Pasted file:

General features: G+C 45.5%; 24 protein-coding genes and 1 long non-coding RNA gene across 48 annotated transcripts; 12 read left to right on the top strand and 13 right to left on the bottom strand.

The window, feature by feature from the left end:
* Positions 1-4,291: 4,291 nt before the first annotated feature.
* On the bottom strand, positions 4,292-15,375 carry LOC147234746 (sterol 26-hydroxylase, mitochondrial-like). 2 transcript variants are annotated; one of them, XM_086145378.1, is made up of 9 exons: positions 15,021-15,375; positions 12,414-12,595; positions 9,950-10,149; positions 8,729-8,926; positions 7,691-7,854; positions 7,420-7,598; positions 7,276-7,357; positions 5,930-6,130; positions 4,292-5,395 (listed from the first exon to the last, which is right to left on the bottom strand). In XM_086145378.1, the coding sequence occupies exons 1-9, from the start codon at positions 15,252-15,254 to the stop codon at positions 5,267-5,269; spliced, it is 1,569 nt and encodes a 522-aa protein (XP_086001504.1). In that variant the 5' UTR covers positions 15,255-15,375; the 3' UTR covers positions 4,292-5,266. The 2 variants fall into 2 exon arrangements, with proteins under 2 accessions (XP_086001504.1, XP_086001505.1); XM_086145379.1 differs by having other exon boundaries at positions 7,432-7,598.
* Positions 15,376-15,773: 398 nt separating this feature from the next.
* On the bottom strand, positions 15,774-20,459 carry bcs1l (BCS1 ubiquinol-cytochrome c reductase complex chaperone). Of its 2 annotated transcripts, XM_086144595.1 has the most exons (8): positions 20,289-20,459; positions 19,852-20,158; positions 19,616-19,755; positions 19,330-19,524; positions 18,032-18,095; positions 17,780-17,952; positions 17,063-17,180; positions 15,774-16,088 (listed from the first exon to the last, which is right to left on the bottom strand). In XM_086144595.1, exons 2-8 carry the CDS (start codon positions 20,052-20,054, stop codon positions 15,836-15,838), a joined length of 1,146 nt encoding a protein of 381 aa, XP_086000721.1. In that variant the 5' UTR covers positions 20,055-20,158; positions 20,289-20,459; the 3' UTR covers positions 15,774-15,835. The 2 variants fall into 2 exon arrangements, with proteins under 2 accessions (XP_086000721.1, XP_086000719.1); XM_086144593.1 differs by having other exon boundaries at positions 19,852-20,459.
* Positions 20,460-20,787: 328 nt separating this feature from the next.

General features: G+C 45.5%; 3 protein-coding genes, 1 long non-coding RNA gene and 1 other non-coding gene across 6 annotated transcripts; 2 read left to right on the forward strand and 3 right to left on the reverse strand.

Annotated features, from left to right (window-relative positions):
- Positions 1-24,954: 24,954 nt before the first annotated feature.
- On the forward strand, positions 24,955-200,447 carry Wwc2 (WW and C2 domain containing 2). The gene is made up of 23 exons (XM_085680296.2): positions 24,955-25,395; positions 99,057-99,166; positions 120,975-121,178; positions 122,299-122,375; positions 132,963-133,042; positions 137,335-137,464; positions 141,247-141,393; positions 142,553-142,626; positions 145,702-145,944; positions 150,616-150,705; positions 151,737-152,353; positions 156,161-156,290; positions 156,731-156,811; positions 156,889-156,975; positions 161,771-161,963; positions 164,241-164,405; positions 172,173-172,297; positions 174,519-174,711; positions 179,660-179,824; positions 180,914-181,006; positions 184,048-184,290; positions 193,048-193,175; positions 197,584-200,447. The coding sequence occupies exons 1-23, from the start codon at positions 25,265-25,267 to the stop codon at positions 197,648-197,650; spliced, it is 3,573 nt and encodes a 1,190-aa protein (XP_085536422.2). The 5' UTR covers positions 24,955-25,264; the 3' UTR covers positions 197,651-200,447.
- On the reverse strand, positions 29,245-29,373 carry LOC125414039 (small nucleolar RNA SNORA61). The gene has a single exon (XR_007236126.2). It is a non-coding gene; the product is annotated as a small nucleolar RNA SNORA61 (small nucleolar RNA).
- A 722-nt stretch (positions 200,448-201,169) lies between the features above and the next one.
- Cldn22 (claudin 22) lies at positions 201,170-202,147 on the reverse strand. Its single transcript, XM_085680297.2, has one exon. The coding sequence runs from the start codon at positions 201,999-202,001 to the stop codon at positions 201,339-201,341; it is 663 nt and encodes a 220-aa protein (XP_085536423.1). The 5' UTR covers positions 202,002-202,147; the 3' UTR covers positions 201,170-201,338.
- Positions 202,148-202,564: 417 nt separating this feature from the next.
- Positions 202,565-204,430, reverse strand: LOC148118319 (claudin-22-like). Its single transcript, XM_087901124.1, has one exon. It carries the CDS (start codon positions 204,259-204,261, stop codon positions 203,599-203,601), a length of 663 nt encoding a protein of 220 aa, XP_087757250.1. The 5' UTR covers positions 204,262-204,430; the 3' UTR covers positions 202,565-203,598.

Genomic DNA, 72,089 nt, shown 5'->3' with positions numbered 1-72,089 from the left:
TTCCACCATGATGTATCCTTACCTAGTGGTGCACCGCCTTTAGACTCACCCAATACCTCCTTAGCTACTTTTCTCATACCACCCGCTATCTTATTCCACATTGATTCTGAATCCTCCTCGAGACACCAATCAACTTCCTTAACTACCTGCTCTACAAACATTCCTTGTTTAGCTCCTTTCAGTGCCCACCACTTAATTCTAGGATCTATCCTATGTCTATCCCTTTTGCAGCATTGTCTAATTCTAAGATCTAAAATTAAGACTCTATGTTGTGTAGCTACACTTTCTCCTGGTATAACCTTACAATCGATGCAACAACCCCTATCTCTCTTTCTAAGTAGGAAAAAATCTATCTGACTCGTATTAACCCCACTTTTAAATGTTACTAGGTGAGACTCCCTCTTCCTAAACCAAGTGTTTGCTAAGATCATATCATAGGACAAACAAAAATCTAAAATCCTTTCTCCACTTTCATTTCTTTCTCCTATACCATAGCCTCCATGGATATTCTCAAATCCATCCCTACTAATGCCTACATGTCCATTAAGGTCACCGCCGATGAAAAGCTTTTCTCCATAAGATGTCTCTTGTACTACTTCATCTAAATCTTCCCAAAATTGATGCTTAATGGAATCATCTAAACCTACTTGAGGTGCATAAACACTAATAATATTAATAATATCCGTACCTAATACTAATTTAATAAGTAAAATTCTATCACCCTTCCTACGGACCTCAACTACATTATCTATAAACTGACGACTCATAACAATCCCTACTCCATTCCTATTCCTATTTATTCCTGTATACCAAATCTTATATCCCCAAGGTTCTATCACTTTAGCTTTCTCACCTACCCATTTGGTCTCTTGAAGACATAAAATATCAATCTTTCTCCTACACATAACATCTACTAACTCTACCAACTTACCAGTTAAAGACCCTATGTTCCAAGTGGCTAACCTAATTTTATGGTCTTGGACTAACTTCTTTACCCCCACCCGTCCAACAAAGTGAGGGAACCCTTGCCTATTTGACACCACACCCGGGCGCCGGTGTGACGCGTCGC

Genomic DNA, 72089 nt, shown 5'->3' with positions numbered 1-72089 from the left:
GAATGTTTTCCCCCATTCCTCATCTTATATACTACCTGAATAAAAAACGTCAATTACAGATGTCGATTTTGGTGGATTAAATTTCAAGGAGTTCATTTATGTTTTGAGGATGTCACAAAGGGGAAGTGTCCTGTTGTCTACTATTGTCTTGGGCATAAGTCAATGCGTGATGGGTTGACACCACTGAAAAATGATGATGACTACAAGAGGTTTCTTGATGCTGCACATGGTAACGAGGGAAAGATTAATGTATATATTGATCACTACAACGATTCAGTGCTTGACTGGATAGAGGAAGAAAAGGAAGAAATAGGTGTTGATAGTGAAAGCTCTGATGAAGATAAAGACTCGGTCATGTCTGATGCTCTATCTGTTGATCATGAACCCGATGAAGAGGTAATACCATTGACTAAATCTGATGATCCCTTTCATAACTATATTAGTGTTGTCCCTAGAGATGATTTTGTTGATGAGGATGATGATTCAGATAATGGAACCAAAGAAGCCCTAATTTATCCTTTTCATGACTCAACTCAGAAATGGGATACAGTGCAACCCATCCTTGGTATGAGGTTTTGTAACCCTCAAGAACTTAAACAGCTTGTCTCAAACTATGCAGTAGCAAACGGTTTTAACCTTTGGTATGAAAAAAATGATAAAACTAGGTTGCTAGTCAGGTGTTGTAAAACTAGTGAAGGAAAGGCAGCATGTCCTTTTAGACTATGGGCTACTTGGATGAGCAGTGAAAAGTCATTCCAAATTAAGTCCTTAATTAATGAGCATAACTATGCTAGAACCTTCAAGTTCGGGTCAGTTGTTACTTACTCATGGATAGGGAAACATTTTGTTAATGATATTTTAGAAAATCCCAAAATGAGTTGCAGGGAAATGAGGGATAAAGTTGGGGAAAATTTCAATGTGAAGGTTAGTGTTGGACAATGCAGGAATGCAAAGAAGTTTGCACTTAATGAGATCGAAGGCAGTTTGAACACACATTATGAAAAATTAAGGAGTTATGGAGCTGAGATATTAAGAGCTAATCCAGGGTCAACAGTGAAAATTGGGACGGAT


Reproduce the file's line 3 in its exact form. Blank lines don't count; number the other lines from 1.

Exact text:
* Positions 1-4,291: 4,291 nt before the first annotated feature.